This conflict between reason and passion that is continuously portrayed in Moliere"s Tartuffe can easily teach a lesson to anybody who is ready to listen. If people were only willing to think before they react, just imaging the difference it could make. We are not all as lucky to have a raisoneur around when we need advice, but we have that inner voice, if we would only listen. Passion can drive people to do strange things, but we also need it to survive. What would the world be like if reason was the only thing that guided our actions? Would there be any love, happiness, or even fear? Moderation is the key. The question of which is superior, reason or passion, clearly is a hard one to answer. Maybe we should all take Cleante"s advice and attempt to take the middle course; trying to balance the fine line between reason and passion.

























 

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Molière wrote Tartuffe not to condemn organized religion or religious people but rather to condemn hypocrisy and to instruct audiences, through the use of humor, on the importance of moderation, common sense, and clear thinking in all areas of life. Although the play was originally condemned as an outright attack on religion and devout people, a proper reading suggests just the opposite. Religion is not the problem; rather, the misuse of religion for personal gain at the expense of innocent, unsuspecting people is Molière’s concern. Works such as Tartuffe in fact help to protect and promote religion by exposing impostors for who they really are and demonstrating the real danger they pose to society when they go unchallenged.

The play’s major emphasis is on the silly yet serious results of failing to act with common sense. The reactions of the various characters of the play to the hypocrite, Tartuffe, serve to remind the audience of the importance of clear thinking in a world where some people will take advantage of simple thinking and blind trust. The play reinforces the golden virtue of “moderation in all things.” Excess, even in service of the most sacred faith, leads to ridiculous conclusions and potentially catastrophic actions.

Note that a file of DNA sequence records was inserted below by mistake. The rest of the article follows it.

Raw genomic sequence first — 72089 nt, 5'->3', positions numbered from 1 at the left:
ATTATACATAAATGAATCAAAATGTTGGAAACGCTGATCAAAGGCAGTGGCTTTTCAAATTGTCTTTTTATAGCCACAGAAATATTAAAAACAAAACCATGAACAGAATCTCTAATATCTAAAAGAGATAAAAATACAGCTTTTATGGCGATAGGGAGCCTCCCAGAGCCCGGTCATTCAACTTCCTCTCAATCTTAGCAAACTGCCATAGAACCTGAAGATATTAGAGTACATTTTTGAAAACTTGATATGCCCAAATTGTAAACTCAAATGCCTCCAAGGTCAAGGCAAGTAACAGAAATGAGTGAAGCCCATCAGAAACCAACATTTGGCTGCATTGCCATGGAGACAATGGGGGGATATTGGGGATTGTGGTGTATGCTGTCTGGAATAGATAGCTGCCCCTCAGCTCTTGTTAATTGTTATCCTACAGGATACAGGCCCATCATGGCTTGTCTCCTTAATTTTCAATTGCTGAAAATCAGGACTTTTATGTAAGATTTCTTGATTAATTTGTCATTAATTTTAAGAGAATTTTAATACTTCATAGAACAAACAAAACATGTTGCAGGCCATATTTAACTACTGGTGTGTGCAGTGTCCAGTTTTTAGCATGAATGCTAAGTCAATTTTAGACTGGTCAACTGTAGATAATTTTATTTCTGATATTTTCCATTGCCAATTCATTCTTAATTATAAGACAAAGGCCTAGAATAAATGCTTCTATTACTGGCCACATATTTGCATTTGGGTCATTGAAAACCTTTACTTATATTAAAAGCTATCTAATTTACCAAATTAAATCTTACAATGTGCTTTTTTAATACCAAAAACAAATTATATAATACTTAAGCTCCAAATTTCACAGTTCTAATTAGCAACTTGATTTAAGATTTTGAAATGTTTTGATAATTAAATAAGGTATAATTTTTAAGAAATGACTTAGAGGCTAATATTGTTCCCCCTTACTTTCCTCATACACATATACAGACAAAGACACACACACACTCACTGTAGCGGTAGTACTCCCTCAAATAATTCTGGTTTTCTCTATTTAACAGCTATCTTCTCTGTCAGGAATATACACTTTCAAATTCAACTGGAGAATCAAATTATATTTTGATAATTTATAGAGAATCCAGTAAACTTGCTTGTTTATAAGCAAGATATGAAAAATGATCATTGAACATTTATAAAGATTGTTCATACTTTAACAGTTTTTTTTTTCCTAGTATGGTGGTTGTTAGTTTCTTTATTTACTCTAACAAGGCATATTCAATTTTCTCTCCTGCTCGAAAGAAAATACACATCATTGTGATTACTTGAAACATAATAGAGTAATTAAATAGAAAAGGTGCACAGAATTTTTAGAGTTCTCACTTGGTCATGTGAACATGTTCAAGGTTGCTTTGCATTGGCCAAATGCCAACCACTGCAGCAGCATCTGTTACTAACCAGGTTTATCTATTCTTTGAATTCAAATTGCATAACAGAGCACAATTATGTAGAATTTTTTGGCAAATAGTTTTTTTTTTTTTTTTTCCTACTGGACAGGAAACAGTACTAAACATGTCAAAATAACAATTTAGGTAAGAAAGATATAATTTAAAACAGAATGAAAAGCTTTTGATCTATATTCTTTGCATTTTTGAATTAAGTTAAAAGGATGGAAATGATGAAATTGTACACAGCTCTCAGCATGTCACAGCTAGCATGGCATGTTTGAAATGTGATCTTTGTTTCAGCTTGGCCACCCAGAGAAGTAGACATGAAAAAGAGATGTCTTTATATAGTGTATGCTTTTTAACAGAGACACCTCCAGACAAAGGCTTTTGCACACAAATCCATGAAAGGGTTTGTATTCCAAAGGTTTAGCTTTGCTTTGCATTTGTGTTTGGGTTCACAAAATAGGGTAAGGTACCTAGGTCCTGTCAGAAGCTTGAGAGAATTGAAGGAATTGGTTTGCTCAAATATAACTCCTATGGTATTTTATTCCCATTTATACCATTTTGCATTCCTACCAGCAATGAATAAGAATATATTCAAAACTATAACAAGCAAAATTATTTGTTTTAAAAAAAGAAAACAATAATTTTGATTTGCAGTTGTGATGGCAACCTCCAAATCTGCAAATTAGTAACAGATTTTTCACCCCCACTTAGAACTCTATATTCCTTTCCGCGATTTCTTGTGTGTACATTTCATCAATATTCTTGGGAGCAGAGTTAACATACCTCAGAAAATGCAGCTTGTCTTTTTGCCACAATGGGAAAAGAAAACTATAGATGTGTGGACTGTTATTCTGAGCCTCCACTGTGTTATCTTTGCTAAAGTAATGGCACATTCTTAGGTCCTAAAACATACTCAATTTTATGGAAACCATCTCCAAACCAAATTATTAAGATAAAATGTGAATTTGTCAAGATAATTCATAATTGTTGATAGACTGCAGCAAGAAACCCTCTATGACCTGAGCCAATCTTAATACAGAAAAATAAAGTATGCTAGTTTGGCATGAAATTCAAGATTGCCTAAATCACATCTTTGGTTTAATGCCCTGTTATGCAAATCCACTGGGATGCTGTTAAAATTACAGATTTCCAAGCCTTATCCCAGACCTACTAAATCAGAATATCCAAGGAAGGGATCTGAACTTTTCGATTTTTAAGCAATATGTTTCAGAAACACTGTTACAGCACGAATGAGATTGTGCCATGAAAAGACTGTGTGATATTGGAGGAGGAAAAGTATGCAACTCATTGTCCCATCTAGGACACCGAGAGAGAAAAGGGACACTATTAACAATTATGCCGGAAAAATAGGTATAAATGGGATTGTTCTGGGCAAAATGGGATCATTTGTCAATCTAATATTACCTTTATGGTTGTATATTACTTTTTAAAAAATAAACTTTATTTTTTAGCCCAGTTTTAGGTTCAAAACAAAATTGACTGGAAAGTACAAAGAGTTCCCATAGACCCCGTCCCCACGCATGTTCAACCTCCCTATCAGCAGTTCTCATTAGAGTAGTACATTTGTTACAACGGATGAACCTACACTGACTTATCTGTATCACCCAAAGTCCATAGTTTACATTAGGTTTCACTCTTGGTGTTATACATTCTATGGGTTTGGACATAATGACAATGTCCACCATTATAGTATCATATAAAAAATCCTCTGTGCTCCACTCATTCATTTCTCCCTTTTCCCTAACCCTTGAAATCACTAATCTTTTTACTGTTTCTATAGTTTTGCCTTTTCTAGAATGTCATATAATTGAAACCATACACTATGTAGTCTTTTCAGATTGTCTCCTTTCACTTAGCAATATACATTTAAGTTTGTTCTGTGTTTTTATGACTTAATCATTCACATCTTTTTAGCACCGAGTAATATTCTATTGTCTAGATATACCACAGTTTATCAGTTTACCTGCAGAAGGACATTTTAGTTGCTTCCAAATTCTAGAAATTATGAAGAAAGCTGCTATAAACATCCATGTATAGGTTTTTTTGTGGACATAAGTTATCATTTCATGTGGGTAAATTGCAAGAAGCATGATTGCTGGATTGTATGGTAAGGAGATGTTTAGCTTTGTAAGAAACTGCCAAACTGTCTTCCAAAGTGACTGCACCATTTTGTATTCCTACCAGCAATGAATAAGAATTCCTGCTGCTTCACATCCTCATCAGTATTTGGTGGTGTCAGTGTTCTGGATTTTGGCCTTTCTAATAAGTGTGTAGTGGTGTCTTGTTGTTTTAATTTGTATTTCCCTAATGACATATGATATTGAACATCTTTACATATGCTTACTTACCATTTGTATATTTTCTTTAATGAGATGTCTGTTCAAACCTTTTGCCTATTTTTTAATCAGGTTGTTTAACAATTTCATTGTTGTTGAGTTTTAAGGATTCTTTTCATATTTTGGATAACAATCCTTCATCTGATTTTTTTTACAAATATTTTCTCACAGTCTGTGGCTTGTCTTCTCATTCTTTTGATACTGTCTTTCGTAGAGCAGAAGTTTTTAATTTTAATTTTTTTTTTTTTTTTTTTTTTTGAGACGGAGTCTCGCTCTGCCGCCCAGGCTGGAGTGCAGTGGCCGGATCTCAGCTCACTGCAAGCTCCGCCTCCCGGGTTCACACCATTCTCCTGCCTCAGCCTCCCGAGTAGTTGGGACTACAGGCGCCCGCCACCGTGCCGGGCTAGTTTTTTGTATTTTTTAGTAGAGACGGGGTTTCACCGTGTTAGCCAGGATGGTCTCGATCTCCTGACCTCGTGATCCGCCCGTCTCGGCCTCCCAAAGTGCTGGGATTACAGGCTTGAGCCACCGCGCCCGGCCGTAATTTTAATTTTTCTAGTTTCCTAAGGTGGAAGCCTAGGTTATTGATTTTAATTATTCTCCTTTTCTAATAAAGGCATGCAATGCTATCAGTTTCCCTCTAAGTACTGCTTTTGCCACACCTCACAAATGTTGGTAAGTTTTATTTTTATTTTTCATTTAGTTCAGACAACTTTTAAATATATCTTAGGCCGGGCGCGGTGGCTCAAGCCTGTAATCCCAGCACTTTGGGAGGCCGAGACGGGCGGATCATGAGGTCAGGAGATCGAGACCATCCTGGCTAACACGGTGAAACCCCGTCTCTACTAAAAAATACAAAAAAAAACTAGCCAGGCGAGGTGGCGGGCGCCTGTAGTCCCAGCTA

The comic way in which the story unfolds, from seemingly harmless simple belief about religious doctrine to eventual trust in the absurd notion that Tartuffe should be in control of the family’s finances and estate, is a warning to all people to avoid letting others take advantage of them through their own lack of careful observation and scrutiny of human behavior. Orgon is unable to see the absurdity of the restrictions that Tartuffe places on his family. Ordinarily a reasonable and capable man, Orgon becomes so enamored of Tartuffe’s manner and so dazzled by his rhetoric that he jeopardizes family, wealth, societal position, and eventually his own faith in the value of religion for the sake of appeasing the manipulative hypocrite. Molière clearly understood the dangers of false piety.

The play sets forth the theme of the importance of a well-ordered soul living in a well-ordered society under the virtue of reason. The comical yet serious unraveling of Orgon’s professional and personal life at the hands of Tartuffe is the vehicle for the author’s implicit appeal for reason and order in personal interactions and societal institutions. As Molière shows, when individuals such as Orgon ignore common sense and become infatuated with charismatic figures, the results can be tragic. Orgon’s relationship with Tartuffe leads directly to the breakdown of his relationship with his son, the growth of mistrust between Orgon and his wife, personal embarrassment, and financial problems. These troubles have adverse effects on everyone in Orgon’s life and, by extension, on society as a whole. The dishonest intentions of one man wreak havoc on many lives. Through the comic manner in which he tells the story, the playwright reinforces the idea that Orgon’s difficulties could have been avoided. Tartuffe and his kind have power only when ordinary citizens willfully give up their ability to think for themselves.

In the end, the audience sees Orgon as remorseful for foolishly placing his trust in Tartuffe; he is also angry. In his anger, he inappropriately asserts that religion has been the cause of all the calamity that he and his family have undergone. Cléante, however, reminds Orgon that the real problem is not religion but the misuse of religion by impostors. Through Cléante’s final speech, Molière reinforces the validity of appropriate religious expression by the truly devout.